‘The recommended dosage for these herbs is two to four cups a day, taken in tea form.’
Parsley has been used before as a herbal-medicine to induce home abortions, seen as ‘risk-free’ because it is natural.
The article said: ‘If you’re struggling to find a dish based on parsley, don’t panic – the most effective forms are said to be parsley tea and parsley vaginal inserts’
But in August last year, it was reported that a 24-year-old mother-of-two from Argentina had died after trying to induce a miscarriage by using parsley.
Her death happened a week after the Argentine Senate rejected a bill that would have legalised abortion up to 14 weeks.
Clairín, Argentina’s largest newspaper, reported that the victim, only referred to as Elizabeth, died of septic shock and infection.
Dr Newman said there are ways to manipulate the menstrual cycle, as the Marie Clare article suggested, but these should be discussed with your gynaecologist.’
MailOnline has contacted Marie Claire for comment.
WHAT ELSE HAVE DOCTORS WARNED WOMEN NOT TO PUT IN THEIR VAGINAS?
Apple cider vinegar
Experts urged women not to use trendy apple cider vinegar to ‘tighten’ their vaginas in October 2017 after online blogs and forums encouraged women to carry out the bizarre douching technique.
Aside from vinegar being completely ineffective at tightening the vagina, Professor Linda Cardozo from the Royal College of Obstetricians and Gynaecologists in London warns it could disrupt the organ’s delicate ‘good’ bacteria, putting women at risk of irritation and infections.
To maintain the vagina’s strength and tone, women should perform pelvic floor exercises regularly, Professor Cardozo recommends.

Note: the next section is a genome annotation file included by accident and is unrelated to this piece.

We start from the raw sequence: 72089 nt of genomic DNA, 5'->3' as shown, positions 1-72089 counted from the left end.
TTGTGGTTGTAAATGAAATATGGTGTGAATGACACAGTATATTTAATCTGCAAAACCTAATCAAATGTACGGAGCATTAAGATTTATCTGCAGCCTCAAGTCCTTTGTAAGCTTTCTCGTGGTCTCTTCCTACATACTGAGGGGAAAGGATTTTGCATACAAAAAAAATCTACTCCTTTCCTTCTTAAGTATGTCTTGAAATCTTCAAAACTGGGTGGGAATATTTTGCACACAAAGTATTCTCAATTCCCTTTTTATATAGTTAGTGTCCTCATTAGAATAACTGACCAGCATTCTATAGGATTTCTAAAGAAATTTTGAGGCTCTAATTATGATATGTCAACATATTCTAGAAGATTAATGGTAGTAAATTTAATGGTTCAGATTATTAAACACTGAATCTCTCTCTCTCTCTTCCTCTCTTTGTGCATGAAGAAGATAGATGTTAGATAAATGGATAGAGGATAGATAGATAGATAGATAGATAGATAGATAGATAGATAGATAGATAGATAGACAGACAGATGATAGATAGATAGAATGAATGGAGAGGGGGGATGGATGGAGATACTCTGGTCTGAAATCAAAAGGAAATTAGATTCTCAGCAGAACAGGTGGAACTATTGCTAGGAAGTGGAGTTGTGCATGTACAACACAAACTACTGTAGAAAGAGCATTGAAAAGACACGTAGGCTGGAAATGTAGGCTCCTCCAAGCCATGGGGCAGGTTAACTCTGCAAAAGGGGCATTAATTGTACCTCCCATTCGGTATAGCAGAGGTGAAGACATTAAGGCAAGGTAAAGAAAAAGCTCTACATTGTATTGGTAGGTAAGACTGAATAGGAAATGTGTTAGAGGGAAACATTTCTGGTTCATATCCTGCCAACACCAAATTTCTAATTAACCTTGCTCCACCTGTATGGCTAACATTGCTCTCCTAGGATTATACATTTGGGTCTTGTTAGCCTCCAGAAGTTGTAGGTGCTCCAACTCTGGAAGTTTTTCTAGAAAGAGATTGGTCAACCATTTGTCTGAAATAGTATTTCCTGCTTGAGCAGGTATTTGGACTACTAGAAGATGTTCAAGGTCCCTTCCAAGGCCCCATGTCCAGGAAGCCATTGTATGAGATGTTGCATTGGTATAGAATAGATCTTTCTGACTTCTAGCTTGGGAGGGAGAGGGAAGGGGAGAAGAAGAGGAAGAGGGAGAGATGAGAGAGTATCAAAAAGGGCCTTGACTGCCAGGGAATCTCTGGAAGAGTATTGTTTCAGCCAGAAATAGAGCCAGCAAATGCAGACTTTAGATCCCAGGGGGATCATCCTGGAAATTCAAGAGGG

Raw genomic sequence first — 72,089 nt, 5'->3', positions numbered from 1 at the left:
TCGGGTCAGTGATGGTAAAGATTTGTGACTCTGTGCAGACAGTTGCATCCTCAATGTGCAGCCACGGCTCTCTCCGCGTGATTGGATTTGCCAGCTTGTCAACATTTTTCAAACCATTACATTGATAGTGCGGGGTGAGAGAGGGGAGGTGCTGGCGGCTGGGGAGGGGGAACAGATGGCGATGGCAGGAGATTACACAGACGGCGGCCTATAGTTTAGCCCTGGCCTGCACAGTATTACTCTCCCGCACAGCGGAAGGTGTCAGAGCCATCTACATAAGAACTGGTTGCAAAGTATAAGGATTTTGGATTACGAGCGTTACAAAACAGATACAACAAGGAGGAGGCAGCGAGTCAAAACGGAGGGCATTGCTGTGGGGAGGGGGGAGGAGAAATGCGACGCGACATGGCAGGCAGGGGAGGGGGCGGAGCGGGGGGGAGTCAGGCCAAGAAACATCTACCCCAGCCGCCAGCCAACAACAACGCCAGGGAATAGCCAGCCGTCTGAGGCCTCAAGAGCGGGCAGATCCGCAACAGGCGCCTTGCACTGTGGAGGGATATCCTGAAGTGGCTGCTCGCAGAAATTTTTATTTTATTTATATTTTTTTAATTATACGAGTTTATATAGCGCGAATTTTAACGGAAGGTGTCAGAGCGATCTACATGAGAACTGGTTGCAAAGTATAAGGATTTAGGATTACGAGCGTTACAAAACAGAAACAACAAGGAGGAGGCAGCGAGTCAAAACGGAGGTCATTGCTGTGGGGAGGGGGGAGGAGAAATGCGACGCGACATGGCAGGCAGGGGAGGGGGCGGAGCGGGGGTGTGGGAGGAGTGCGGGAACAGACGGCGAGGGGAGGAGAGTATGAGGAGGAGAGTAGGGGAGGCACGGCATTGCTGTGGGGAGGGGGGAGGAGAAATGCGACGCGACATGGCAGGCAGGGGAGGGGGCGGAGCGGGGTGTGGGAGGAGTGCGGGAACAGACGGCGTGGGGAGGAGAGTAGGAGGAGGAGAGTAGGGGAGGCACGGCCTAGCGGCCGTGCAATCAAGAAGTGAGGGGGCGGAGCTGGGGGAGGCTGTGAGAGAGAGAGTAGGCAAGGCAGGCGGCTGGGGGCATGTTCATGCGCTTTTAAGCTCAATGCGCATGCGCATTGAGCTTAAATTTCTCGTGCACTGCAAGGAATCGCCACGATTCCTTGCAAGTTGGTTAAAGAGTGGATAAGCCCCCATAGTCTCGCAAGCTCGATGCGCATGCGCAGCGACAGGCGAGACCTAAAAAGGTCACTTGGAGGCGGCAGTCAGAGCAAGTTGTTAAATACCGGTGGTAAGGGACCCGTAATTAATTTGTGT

Cleansers, lubricants and wipes
Women who use intimate-health products are more at risk of bacterial, fungal and urinary tract infections (UTIs), research in April 2018 from the University of Guelph, suggested.
Vaginal sanitising gels raise women’s risk of developing a genital bacterial infection by almost 20 times and a yeast infection, like thrush, by eight times, a study found.
Intimate washes make women 3.5 times more likely to catch a bacterial infection and 2.5 times more at risk of a yeast infestation, the research adds.
Vaginal wipes double the risk of a UTI, while lubricants and moisturising creams increase women’s susceptibility to thrush by 2.5 times, the study found.
Gwyneth Paltrow’s Jade Eggs
A gynecologist slammed Gwyneth Paltrow’s suggestion for women to put jade eggs up their vaginas as ridiculous and dangerous.
Writing on her lifestyle blog goop, the Hollywood actress claimed the $66 rocks boost orgasms, vaginal muscle tone, hormonal balance, and ‘feminine energy’.
Women, Paltrow explained through an interview with her ‘beauty guru/healer/inspiration/friend’, should clench the egg inside them all day to exercise their pelvic floor.
But acclaimed gynecologist Dr Jen Gunter warned in January 2019 that the whole idea is nonsense – and could even increase the risk of bacterial vaginosis or deadly toxic shock syndrome.
Doctors warned about this procedure after Mel B, 43, revealed she had the insides of her vagina scraped out and new tissue put inside after her bitter divorce with ex-husband Stephen Belafonte.
The procedure, which has been largely unheard of until Mel B spoke out, could lead to a serious risk of infection, experts have said.
Dr Jen Gunter – gynaecologist, obstetrician and author of The Vagina Bible – told Refinery29 that women should ‘never, ever have their vagina scraped’ – or even douched – which cleans the vagina using a douche and fluid.
She said: ‘Any scraping of the vaginal epithelium [tissue] could affect the vaginal ecosystem and theoretically could spread HPV locally and would increase a woman’s vulnerability to infection.
She added that the vagina regenerates itself every 96 hours and the surface cells are shed every four hours.